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Chemical Compound Review

batimastat     (2S,3R)-N-hydroxy-N'-[(1S)- 1...

Synonyms: AC1NSFYO, BB-94, BB-99, ISV-120, ISV-615, ...
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Disease relevance of batimastat

  • PURPOSE: We asked whether batimastat, given as adjuvant therapy after primary tumor resection, could inhibit local-regional tumor regrowth and the formation of lung metastases in a human breast cancer xenograft model [1].
  • We also explored possible effects of batimastat on breast cancer cell viability and on the accumulation of specific messenger RNAs (mRNAs) [1].
  • Inhibition of angiogenesis and murine hemangioma growth by batimastat, a synthetic inhibitor of matrix metalloproteinases [2].
  • Four weeks later, PC3 human prostate cancer cells were injected directly into some of the implants, and daily treatment was begun with batimastat (a broad-spectrum MMP inhibitor) [3].
  • METHODS: The effect of batimastat was studied in vivo on the formation of hemorrhaging, cavernous hemangiomas by eEnd.1 endothelioma cells injected subcutaneously in nude mice and on the angiogenic response induced by an endothelioma cell supernatant embedded in a pellet of reconstituted basement membrane (Matrigel) [2].

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Chemical compound and disease context of batimastat

  • Ang II-induced mammalian target of rapamycin activation, [3H]leucine incorporation, and cellular hypertrophy were inhibited by pretreatment with either batimastat or CRM197 or by pretreatment with rapamycin or the EGFR tyrosine kinase inhibitor AG1478 [5].
  • These results suggest a potentiation of the antineoplastic activity of cisplatin by batimastat and support the use of the two agents in combination in the treatment of ovarian cancer patients [6].
  • Treatment of mice with batimastat significantly reduced bleomycin-induced lung fibrosis, as shown in the lung by histopathological examination and by a decrease in hydroxyproline levels [7].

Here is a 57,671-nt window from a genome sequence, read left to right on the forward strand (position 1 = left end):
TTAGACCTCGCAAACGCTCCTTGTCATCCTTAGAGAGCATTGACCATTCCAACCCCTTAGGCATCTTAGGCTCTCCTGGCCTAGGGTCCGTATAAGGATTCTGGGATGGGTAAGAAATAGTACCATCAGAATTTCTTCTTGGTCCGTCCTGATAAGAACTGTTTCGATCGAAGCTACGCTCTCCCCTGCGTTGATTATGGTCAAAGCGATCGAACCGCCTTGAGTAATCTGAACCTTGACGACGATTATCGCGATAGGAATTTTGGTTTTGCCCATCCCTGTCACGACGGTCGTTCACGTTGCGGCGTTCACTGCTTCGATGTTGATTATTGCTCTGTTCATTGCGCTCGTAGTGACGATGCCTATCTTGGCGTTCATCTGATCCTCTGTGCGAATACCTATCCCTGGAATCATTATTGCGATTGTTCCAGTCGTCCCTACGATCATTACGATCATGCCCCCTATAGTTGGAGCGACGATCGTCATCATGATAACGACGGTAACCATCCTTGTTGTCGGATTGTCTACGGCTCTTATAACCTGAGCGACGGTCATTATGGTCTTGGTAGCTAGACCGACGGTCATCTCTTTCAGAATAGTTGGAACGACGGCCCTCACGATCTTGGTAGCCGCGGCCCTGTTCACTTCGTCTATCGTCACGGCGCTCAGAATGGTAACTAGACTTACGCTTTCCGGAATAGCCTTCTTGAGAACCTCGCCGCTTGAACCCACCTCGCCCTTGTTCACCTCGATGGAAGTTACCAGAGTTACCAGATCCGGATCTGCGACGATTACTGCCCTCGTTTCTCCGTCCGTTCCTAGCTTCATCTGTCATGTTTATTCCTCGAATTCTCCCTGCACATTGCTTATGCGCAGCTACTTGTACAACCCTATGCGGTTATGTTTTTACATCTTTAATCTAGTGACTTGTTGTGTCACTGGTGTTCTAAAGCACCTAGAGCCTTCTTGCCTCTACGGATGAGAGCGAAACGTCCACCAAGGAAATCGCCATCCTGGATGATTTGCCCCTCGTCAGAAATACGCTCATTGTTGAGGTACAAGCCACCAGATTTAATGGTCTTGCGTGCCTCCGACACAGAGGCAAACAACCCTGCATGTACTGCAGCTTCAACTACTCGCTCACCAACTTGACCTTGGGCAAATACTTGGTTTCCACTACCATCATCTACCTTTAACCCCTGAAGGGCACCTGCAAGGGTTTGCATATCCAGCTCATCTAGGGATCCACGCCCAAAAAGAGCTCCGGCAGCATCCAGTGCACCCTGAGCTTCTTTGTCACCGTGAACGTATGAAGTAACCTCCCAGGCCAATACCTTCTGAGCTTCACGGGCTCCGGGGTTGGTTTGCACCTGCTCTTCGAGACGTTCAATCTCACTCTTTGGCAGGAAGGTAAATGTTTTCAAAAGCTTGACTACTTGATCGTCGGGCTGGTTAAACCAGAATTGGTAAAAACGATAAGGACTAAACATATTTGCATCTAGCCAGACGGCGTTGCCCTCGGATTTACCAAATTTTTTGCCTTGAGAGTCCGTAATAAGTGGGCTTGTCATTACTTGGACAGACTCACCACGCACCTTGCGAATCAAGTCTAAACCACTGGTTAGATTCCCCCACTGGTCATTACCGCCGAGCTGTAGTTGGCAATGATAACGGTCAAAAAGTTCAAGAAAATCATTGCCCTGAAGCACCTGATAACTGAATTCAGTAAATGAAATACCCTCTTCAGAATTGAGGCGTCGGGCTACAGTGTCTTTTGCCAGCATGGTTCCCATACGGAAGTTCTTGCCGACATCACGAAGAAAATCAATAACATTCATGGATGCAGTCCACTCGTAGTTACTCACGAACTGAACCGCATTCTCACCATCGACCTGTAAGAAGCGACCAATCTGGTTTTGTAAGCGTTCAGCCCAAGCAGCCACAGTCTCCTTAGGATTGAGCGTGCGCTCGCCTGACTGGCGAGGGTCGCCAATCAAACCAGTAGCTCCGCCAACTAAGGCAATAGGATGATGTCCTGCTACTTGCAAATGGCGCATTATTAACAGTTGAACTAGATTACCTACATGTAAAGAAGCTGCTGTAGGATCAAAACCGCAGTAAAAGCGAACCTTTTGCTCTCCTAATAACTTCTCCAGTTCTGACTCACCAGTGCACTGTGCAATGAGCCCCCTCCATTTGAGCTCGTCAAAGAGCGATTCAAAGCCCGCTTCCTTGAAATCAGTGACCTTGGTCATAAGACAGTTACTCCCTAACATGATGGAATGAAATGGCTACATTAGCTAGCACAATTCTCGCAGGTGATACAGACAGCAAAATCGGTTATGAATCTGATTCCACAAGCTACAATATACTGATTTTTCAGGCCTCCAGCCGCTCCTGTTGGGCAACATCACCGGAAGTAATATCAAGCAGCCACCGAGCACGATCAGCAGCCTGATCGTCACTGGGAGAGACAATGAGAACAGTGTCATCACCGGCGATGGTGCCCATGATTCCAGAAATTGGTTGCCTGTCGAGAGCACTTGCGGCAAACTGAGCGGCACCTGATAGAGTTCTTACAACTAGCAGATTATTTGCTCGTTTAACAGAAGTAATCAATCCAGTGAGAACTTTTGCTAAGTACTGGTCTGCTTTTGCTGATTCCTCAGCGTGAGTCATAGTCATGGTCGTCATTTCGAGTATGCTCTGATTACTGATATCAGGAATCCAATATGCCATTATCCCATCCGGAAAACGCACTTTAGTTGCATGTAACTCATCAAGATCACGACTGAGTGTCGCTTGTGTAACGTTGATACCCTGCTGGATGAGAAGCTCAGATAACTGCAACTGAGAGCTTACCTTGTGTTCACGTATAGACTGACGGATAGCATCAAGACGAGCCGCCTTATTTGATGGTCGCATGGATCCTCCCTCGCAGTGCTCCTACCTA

• Inhibition of MMP activity using the hydroxamate, zinc-chelating mimicers of collagen, Batimastat and Marimastat, has shown efficacy in reducing constrictive vascular remodeling 6 weeks after experimental angioplasty but not intimal hyperplasia [8].

Biological context of batimastat

  • METHODS: Human MDA-MB-435 breast cancer cells were treated in vitro for 6 days with batimastat at concentrations ranging from 0.1 to 10.0 microM, and then viable cell counts were performed [1].
  • PURPOSE: To study the role of matrix metalloproteinase in vascular tumors, we tested the antineoplastic activity of a synthetic inhibitor of matrix metalloproteinases, batimastat, on an experimental model of hemangioma, formed by murine endothelioma cells transformed by polyoma middle-T oncogene (eEnd.1) [2].
  • We have examined the interaction of batimastat (BB-94) with a metalloproteinase [atrolysin C (Ht-d), EC] active site at 2.0-angstroms resolution (R = 16.8%) [9].
  • The MMP inhibitor batimastat (BB-94) significantly reduced the BBB disruption and the increase in intracranial pressure irrespective of the time of batimastat administration (15 minutes before and 3 hours after meningococcal challenge) but failed to significantly reduce CSF white blood cell counts [10].
  • Batimastat treatment also caused liver-specific overexpression of MMPs-2, -9, and mRNA up-regulation of angiogenesis factors and caspase-1, even in tumor-free animals [11].

Anatomical context of batimastat

  • Batimastat at concentrations between 0.01 and 3.0 micrograms/ml had no direct cytotoxic effects on the in vitro growth of the cell lines [12].
  • Taken together, these data suggest that lymphatic dissemination by HOSP.1P tumor cells is less susceptible to inhibition by batimastat than vascular invasion, but that long-term treatment can effectively prevent the outgrowth of putative micrometastases in both lymph nodes and lungs, allowing sustained tumor-free survival [13].
  • We report that because of batimastat treatment, human breast carcinoma cells metastasized to the liver in nude mice and that an increase of liver metastases of murine T-cell lymphoma cells was observed in syngeneic mice [11].
  • The MMP inhibitor batimastat (BB-94) reduced VEGF release and ascitic fluid formation [14].
  • The release of soluble VAP-1 was enhanced by exposure of murine and human adipocytes to TNF-alpha and blocked by batimastat, a metalloprotease inhibitor [15].

Associations of batimastat with other chemical compounds

  • The contribution of MMPs to PMN transmigration and lung injury was tested with the MMP inhibitor batimastat (BB-94) in vitro (PMN transmigration across matrigel chambers) and in vivo (myeloperoxidase activity and Evans blue in broncho-alveolar lavage fluid) [16].
  • The shedding of HER2 ECD is inhibited by the broad-spectrum metalloprotease inhibitors EDTA, TAPI-2, and batimastat [17].
  • Moreover, NT stimulated tyrosine phosphorylation of the EGFR, and pretreatment with a broad spectrum metalloproteinase inhibitor batimastat reduced NT-induced MAP kinase activation [18].